Using Barley in Horse FeedsBy Kentucky Equine Research Staff · August 21, 2012
In the United States, barley ranks behind only corn and sorghum in terms of feed grain production. Barley must be differentiated in terms of the desired end use, as various cultivars are developed for specific purposes. For example, malting and feed barley are distinctly different, as high protein content is desirable in feed grain but not for malting.
In general, barley has a feeding value that is about 95% that of corn. It is relatively high in crude protein for a feed grain, ranging from 8 to 13%, but like oats, barley is relatively low in lysine and methionine. Because most feed barley contains the hull, fiber content is relatively high at around 5 to 7%. Starch makes up nearly 65% of the kernel. Additionally, the kernel has approximately 1% simple sugars and 2% sucrose.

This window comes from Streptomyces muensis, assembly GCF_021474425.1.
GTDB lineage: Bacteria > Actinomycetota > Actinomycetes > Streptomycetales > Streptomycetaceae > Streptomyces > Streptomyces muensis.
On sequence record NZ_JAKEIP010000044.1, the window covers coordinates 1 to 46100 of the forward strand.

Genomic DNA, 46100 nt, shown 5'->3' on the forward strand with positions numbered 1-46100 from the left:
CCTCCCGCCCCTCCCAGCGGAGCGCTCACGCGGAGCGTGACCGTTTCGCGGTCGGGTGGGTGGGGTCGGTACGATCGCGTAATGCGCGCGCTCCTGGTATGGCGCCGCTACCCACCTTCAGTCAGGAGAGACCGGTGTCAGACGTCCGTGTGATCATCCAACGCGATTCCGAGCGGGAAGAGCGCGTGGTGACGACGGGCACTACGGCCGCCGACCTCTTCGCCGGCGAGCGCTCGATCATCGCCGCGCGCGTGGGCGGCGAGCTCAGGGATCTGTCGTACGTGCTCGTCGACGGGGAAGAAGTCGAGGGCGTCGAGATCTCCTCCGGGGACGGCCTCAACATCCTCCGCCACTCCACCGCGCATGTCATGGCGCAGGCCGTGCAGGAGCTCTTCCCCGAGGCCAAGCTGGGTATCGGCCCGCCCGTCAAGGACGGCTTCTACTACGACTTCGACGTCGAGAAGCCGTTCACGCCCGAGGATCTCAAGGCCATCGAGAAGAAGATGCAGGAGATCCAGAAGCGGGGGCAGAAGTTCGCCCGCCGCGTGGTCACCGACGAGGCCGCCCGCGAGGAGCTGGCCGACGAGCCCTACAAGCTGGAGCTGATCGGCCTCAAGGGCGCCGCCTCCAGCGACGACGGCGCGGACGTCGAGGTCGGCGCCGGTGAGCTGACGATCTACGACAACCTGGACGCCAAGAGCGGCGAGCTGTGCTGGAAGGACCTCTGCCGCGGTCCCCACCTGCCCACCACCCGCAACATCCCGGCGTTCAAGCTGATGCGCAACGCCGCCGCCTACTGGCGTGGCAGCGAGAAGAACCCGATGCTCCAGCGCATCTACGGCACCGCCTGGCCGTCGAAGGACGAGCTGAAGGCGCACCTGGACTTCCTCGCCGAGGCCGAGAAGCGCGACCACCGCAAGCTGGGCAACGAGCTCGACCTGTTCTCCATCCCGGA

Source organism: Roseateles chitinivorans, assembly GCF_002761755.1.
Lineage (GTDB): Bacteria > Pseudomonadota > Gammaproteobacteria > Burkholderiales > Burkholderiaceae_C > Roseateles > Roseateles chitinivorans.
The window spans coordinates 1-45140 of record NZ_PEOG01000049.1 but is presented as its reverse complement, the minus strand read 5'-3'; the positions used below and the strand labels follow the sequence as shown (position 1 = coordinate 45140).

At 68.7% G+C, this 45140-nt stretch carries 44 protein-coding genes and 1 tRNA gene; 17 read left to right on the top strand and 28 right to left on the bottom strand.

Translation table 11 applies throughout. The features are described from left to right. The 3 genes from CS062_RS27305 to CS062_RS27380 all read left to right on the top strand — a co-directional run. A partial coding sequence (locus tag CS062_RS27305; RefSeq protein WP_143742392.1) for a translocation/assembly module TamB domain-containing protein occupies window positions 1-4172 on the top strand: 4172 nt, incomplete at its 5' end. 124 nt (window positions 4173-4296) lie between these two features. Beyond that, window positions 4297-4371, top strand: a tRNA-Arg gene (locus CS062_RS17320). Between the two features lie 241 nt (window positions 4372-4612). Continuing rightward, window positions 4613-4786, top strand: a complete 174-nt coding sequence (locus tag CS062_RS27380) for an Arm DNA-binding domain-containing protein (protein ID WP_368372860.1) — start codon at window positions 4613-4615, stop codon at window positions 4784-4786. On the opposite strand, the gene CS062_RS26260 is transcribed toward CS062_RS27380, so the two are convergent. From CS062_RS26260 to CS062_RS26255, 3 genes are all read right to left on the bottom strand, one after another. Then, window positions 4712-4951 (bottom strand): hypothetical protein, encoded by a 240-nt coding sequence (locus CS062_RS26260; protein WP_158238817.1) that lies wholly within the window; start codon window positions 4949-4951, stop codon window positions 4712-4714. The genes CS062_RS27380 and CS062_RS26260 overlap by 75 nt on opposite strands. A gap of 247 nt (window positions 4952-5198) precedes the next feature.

Barley to be used for feed has a test weight of 40 lb (18 kg) per bushel and a maximum of 4% foreign material, and a maximum of 1% heat damaged kernels. Color can range from yellow to golden yellow and the grain should be free of excessive dustiness with no evidence of seed treatment. There should be no moldy or musty smell.
Barley tends to be quite hard and requires some type of processing to make the nutrients more available. The most common types of processing include rolling and steam flaking. Concerns for barley quality surround storage issues. Improper storage will allow fungus, molds, and insects to enter the grain and alter the nutrient profile.